Dear Haijin, visitors and travelers,
It's my pleasure to publish a new episode of our "Ask Jane ..." feature and this time the question is brought up by myself. As you maybe know I am a big fan of Basho, but I am even more a big fan of his so called Kanshicho-style haiku in which he didn't use the 5-7-5 rule. I discovered this style in the preface of a haiku-anthology compiled by Henri Kerlen, a Dutch Sinologist and Japan expert, titled "Het geluid van water" or in English "the sound of water". In the preface of this anthology Kerlen describes the Kanshicho-style, a style in which Basho wrote his haiku several years as a response on the Danrin-school.
As I started my friendship with Jane Reichhold, back in 2013, I asked her about this Kanshicho-style and that same question I have asked her again several weeks ago. In this episode of "Ask Jane ..." she will respond on that question.
At first I thought I will not publish it, because in a way ... I like the Kanshicho-style ... but it turned out to be a hoax according to Jane. Jane and I have corresponded on this and for this "Ask Jane ..." episode I have chosen to re-produce our correspondence about Kanshicho-styled haiku.
As we started our friendship back in 2013 I ask you a few questions in my first e-mail to you. I can recall that I also asked you if you were familiar with the "Kanshicho"-style of haiku writing. I remember that you told me that you had never heard of this haiku-style in which Basho wrote from 1683-1685, but that you thought it was "haiku-writing in the way of the Chinese poetry".
In this Kanshicho-style the strict sound-units count 5-7-5 isn't used.
Can you tell us what the connection is between the Chinese poetry and the Japanese (classical) haiku? I know for example that Basho would have been to China and that he was influenced by the Chinese poetry as we also can read in several of his haiku.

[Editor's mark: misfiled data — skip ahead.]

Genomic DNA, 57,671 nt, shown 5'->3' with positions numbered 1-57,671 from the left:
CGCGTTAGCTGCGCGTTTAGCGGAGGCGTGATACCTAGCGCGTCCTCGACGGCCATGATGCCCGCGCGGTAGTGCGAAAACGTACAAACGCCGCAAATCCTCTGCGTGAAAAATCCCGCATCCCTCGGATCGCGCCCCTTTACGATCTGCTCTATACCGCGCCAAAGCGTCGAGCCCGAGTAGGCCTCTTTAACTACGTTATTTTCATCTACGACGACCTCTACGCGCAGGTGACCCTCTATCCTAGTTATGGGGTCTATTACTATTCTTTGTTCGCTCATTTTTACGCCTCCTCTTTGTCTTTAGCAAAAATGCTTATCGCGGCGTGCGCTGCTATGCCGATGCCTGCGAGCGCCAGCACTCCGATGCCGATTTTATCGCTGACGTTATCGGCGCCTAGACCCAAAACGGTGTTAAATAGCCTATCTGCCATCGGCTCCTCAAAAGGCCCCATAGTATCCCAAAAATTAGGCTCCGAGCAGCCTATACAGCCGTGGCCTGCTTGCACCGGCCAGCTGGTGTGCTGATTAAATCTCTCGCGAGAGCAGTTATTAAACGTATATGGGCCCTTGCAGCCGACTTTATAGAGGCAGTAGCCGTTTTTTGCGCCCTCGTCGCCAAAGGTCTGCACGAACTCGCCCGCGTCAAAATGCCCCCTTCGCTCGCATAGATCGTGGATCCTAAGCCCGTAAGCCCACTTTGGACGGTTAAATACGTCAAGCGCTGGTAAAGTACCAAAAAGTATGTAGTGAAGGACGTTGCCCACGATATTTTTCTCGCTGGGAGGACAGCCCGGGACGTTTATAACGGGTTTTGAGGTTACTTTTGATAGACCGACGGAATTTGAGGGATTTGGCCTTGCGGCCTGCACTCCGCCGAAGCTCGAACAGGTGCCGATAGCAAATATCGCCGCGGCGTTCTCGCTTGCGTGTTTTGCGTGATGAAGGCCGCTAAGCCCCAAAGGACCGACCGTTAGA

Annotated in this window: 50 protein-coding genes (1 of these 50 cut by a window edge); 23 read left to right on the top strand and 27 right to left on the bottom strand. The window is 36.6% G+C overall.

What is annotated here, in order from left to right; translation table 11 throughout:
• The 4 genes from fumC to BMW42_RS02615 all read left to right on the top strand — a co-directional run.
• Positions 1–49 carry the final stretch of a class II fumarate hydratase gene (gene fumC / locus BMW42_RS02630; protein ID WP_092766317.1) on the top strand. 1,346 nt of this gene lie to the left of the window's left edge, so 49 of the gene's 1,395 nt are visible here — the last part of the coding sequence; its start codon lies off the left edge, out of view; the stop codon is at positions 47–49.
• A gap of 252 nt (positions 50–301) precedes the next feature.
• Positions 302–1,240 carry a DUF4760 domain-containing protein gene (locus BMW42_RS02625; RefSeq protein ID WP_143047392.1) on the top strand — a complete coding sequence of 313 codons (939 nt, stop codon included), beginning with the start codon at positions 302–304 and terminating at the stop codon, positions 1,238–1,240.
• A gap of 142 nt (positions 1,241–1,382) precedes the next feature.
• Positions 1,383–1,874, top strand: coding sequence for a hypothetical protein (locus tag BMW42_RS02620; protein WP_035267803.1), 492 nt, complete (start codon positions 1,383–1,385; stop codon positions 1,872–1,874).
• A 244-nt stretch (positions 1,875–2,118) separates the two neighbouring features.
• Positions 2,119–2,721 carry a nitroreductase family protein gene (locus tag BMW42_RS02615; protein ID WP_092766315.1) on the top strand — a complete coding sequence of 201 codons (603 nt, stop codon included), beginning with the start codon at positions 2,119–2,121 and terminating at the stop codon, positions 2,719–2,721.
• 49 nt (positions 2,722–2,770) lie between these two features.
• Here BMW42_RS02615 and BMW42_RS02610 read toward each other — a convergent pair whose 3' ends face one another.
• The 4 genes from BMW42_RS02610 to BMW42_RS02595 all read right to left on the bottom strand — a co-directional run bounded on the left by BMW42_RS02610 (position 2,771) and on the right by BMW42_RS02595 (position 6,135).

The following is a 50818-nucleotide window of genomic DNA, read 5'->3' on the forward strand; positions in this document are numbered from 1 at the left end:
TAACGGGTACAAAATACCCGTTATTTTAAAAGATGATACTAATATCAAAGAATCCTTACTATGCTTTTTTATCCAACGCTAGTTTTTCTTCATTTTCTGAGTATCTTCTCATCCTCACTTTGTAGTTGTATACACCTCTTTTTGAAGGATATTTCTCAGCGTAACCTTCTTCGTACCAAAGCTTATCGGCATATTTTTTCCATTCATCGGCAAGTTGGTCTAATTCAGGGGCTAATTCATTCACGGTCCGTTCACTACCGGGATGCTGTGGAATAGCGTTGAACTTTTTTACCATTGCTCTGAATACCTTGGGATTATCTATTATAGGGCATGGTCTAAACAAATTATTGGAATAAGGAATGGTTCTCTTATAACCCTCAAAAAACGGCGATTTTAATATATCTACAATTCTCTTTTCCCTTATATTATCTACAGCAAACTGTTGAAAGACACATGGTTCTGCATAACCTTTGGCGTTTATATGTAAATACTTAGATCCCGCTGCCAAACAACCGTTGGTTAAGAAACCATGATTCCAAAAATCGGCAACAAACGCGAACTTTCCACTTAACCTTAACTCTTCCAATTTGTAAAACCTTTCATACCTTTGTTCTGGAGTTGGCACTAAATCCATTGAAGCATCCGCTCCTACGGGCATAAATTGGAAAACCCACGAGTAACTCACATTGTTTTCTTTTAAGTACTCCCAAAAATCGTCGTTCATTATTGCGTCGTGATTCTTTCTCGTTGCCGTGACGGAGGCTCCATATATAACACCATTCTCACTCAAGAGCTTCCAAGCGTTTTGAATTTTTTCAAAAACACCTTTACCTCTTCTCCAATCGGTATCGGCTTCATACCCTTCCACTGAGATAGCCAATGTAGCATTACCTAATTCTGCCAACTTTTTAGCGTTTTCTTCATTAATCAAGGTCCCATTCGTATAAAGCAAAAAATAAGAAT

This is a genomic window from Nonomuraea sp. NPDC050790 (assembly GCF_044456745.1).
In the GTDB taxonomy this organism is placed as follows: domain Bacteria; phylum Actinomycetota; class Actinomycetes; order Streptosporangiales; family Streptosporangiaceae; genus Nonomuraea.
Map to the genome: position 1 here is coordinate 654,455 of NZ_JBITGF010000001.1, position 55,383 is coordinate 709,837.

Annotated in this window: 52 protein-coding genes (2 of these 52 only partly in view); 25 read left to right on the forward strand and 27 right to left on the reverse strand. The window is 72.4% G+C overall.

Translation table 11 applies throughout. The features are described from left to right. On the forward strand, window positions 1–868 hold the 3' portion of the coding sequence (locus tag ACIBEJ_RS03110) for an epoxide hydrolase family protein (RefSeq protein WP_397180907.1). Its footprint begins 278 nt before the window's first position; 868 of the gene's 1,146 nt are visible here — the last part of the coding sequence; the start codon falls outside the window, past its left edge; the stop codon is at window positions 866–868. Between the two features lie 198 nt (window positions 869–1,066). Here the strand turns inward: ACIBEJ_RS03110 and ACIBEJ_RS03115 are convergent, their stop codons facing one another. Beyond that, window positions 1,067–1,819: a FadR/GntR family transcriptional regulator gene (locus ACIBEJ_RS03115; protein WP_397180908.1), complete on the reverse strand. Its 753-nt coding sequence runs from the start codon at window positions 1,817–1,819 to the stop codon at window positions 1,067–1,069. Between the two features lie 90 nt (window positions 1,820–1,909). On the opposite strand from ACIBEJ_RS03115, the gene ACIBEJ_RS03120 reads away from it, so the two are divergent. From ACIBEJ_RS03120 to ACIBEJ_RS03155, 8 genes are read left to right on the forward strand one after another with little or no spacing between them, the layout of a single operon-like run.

Looking forward to your answer.
Thank you by the way for your answer and I will publish it later on this week at Carpe Diem Haiku Kai.
Well ... it was quit a ride on this Kanshicho-style, but I will remain writing in that style ... I recently read the earlier mentioned anthology by Henri Kerlen again and I still think that Basho has written in that Kanshicho-style, but maybe the name "Kanshicho" is an idea of Henri Kerlen.
From the preface of that anthology I have translated a few quotes:
[...] "Basho himself was several years a disciple/student of Teitoku's disciple, Kitamura Kigin (1624-1705), but after a while he (Basho) became a student of Soin in 1675. Soin has different ideas about renga and one of his ideas is to write the chains by association of meaning, kokorozuke. His (Soin) poetry style means for haiku more simplification and letting go of the 5-7-5 rule. The theme's and language of Soin's poetry is of the people. [...]
[...[ "In response of this change in haiku-poetry Basho and others introduce the Kanshicho: in the tone of the Chinese verse. In Kanshicho the breaking of the 5-7-5 rule is no exception. Basho uses this Kanshicho-style during the years 1683-1685 as he lives as a recluse in Fukagawa. Basho's Kanshicho-style is prominent in an anthology compiled by Kikaku "An Empty Chestnut" (1683). The Kanshicho-style disappears after three years (1685) and Basho re-writes several Kanshicho-styled haiku into the classical way. [...]
As is said above ... maybe Kanshicho is a hoax, but ... well I like that style nevertheless if it is a hoax or not. In a way I think that our Western haiku are all in the way of Soin's or Basho's Kanshicho-style. The Western languages aren't compatible with the 5-7-5 onji (sounds) and therefore we have chosen to use syllables, but ... is counting syllables what haiku is?
I really am glad that Jane has answered my question about Kanshicho and of course I feel sad that my beloved Kanshicho-style turned out to be a hoax, but ... well ... haiku writing/composing is fun and gives me the freedom to share my ideas, feelings and thoughts and that's the most important thing (to me) of haiku ...
To close this episode I love to share another haiku (in Kanshicho-style) which I wrote after Jane's answer:
on an empty sheet of paper
a new day rises
PS. Do you have a question for Jane Reichhold? Please email them to our special emailaddress:
and I will take care that your questions will forwarded to Jane. She is the best and I am glad that Jane hosts this "Ask Jane ..." feature. Jane ... thank you from the bottom of my heart that you are part of Carpe Diem Haiku Kai, your work for our haiku-community is very much appreciated.